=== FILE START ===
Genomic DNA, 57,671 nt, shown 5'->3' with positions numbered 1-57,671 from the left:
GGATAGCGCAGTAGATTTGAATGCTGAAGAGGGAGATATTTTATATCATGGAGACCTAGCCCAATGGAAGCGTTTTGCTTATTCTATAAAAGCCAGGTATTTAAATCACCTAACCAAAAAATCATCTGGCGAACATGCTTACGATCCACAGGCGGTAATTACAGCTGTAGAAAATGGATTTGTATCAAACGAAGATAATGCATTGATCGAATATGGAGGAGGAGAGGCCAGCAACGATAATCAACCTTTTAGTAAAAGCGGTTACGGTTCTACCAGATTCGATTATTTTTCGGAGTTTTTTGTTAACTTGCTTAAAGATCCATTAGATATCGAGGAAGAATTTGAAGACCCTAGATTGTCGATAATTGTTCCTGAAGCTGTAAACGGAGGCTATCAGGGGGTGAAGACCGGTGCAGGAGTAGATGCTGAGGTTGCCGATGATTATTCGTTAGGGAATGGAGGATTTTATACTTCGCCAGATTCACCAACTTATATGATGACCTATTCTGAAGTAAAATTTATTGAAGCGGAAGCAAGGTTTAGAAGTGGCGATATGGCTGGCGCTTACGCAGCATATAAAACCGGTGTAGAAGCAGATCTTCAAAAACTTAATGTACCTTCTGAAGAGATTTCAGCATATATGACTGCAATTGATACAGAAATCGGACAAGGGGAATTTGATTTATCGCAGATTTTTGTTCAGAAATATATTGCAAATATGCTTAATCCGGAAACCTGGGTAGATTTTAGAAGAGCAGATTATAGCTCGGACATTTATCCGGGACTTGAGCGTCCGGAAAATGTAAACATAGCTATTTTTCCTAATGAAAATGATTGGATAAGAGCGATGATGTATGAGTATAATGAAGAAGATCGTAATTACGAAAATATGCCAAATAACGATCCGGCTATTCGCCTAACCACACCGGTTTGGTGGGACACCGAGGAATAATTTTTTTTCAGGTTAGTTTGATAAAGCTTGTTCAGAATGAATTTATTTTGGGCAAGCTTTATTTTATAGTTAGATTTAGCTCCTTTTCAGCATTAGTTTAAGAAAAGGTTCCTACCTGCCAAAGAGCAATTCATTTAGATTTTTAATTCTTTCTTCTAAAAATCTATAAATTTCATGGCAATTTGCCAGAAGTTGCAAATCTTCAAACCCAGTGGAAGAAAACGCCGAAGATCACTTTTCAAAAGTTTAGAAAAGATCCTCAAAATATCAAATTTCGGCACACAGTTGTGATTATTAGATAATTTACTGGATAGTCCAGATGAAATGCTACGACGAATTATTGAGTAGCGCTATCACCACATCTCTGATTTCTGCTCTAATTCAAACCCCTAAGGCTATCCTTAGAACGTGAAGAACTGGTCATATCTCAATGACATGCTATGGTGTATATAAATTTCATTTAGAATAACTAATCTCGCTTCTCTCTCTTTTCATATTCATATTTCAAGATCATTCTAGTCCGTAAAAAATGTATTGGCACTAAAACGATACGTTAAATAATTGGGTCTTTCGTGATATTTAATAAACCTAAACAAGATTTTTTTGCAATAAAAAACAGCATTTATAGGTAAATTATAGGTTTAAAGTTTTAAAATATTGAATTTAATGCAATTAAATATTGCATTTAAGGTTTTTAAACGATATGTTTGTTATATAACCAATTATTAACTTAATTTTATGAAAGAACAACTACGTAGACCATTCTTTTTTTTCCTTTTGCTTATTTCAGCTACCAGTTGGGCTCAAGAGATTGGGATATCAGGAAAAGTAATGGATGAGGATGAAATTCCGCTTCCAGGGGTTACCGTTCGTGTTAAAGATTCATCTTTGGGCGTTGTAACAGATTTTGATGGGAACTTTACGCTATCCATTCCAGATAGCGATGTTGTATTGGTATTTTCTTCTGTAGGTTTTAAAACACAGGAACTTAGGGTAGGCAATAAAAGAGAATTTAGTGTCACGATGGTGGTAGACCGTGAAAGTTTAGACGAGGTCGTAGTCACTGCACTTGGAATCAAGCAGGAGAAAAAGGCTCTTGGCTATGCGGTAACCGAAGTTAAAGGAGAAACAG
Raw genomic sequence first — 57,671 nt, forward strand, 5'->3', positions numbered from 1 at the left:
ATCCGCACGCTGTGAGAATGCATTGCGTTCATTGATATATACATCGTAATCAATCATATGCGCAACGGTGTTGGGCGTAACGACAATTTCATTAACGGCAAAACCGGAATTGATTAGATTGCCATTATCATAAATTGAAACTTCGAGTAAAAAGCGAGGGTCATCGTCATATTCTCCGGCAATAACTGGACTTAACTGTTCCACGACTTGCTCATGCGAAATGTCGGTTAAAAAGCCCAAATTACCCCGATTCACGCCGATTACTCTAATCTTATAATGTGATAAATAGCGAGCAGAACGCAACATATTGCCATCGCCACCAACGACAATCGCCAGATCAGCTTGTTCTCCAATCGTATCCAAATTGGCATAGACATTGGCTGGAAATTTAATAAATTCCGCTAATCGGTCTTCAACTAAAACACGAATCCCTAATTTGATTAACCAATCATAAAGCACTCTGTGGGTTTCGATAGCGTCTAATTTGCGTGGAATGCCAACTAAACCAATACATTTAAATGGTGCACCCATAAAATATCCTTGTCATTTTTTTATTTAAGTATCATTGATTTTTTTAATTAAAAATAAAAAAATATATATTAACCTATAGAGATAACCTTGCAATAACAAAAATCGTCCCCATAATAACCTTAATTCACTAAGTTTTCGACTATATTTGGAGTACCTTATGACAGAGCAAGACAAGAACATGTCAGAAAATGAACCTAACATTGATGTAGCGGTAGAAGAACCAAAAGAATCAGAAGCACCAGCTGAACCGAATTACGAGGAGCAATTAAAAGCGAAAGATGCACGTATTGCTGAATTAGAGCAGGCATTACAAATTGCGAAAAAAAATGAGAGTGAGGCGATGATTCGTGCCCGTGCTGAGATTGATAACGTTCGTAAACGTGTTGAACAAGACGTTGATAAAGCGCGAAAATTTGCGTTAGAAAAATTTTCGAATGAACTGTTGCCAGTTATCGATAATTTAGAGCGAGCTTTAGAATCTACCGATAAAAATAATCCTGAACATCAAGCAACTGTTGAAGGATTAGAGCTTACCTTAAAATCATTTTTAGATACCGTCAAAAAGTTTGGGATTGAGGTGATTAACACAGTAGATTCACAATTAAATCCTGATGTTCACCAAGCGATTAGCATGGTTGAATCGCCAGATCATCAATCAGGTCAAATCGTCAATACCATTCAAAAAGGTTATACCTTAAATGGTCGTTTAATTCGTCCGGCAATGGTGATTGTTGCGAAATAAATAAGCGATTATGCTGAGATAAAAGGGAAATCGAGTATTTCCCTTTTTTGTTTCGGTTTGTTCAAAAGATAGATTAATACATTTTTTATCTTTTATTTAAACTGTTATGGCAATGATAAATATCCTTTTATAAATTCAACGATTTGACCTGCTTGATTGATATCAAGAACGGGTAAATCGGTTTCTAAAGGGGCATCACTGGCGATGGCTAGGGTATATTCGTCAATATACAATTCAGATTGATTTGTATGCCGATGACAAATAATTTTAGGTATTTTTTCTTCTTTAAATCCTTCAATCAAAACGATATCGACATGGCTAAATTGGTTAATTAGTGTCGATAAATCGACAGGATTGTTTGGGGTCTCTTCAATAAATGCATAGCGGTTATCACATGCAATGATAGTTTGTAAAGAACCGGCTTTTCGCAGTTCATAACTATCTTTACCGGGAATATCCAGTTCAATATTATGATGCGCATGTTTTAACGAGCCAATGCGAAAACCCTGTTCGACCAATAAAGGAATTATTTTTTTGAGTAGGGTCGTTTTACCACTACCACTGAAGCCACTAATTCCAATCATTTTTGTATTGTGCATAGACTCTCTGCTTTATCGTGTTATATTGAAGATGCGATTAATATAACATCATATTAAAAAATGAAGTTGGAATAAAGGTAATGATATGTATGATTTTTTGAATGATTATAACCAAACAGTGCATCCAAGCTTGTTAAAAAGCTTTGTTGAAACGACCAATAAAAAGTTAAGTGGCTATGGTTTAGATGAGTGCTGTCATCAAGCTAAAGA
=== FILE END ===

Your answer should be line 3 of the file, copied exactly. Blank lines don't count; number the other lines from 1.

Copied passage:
Raw genomic sequence first — 57,671 nt, forward strand, 5'->3', positions numbered from 1 at the left: